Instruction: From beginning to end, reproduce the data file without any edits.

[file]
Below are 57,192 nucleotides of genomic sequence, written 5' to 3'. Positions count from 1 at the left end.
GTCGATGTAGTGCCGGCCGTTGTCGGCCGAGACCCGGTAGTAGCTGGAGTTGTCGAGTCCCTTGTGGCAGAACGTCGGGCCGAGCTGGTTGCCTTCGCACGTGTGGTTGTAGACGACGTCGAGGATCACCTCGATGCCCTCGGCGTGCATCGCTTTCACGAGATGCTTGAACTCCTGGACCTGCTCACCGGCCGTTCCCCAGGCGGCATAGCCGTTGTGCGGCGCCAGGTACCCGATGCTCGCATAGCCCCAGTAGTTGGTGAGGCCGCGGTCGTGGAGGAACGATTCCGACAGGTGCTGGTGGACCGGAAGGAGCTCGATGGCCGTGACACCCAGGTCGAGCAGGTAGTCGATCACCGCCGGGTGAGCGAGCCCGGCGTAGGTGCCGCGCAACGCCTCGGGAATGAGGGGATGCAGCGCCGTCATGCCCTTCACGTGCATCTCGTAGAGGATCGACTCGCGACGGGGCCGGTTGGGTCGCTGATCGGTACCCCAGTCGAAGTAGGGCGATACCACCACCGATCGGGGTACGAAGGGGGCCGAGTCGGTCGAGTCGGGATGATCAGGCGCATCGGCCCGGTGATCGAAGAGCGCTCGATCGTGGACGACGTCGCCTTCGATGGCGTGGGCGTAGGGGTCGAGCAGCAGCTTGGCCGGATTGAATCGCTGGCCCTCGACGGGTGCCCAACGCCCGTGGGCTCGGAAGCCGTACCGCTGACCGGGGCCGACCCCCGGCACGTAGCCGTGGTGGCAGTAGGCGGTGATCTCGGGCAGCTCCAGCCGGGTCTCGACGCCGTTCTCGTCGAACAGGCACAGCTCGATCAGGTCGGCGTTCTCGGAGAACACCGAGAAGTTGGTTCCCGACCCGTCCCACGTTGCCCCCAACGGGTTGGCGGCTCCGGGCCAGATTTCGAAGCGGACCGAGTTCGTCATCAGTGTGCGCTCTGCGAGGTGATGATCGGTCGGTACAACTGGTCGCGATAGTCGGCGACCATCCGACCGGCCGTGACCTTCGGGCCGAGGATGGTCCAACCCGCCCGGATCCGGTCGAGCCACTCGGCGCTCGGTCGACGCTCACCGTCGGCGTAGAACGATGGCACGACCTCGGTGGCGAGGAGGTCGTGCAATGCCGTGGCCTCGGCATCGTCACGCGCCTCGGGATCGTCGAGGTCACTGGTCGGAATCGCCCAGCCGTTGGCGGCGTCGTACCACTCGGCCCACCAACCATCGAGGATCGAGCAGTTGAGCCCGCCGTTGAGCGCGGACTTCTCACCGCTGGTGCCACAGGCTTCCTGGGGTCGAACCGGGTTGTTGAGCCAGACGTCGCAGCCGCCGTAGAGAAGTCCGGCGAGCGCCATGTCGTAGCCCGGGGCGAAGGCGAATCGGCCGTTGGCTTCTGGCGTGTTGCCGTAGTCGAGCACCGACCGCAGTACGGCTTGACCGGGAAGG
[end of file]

Below are 57,192 nucleotides of genomic sequence, written 5' to 3'. Positions count from 1 at the left end.
GTCGATGTAGTGCCGGCCGTTGTCGGCCGAGACCCGGTAGTAGCTGGAGTTGTCGAGTCCCTTGTGGCAGAACGTCGGGCCGAGCTGGTTGCCTTCGCACGTGTGGTTGTAGACGACGTCGAGGATCACCTCGATGCCCTCGGCGTGCATCGCTTTCACGAGATGCTTGAACTCCTGGACCTGCTCACCGGCCGTTCCCCAGGCGGCATAGCCGTTGTGCGGCGCCAGGTACCCGATGCTCGCATAGCCCCAGTAGTTGGTGAGGCCGCGGTCGTGGAGGAACGATTCCGACAGGTGCTGGTGGACCGGAAGGAGCTCGATGGCCGTGACACCCAGGTCGAGCAGGTAGTCGATCACCGCCGGGTGAGCGAGCCCGGCGTAGGTGCCGCGCAACGCCTCGGGAATGAGGGGATGCAGCGCCGTCATGCCCTTCACGTGCATCTCGTAGAGGATCGACTCGCGACGGGGCCGGTTGGGTCGCTGATCGGTACCCCAGTCGAAGTAGGGCGATACCACCACCGATCGGGGTACGAAGGGGGCCGAGTCGGTCGAGTCGGGATGATCAGGCGCATCGGCCCGGTGATCGAAGAGCGCTCGATCGTGGACGACGTCGCCTTCGATGGCGTGGGCGTAGGGGTCGAGCAGCAGCTTGGCCGGATTGAATCGCTGGCCCTCGACGGGTGCCCAACGCCCGTGGGCTCGGAAGCCGTACCGCTGACCGGGGCCGACCCCCGGCACGTAGCCGTGGTGGCAGTAGGCGGTGATCTCGGGCAGCTCCAGCCGGGTCTCGACGCCGTTCTCGTCGAACAGGCACAGCTCGATCAGGTCGGCGTTCTCGGAGAACACCGAGAAGTTGGTTCCCGACCCGTCCCACGTTGCCCCCAACGGGTTGGCGGCTCCGGGCCAGATTTCGAAGCGGACCGAGTTCGTCATCAGTGTGCGCTCTGCGAGGTGATGATCGGTCGGTACAACTGGTCGCGATAGTCGGCGACCATCCGACCGGCCGTGACCTTCGGGCCGAGGATGGTCCAACCCGCCCGGATCCGGTCGAGCCACTCGGCGCTCGGTCGACGCTCACCGTCGGCGTAGAACGATGGCACGACCTCGGTGGCGAGGAGGTCGTGCAATGCCGTGGCCTCGGCATCGTCACGCGCCTCGGGATCGTCGAGGTCACTGGTCGGAATCGCCCAGCCGTTGGCGGCGTCGTACCACTCGGCCCACCAACCATCGAGGATCGAGCAGTTGAGCCCGCCGTTGAGCGCGGACTTCTCACCGCTGGTGCCACAGGCTTCCTGGGGTCGAACCGGGTTGTTGAGCCAGACGTCGCAGCCGCCGTAGAGAAGTCCGGCGAGCGCCATGTCGTAGCCCGGGGCGAAGGCGAATCGGCCGTTGGCTTCTGGCGTGTTGCCGTAGTCGAGCACCGACCGCAGTACGGCTTGACCGGGAAGG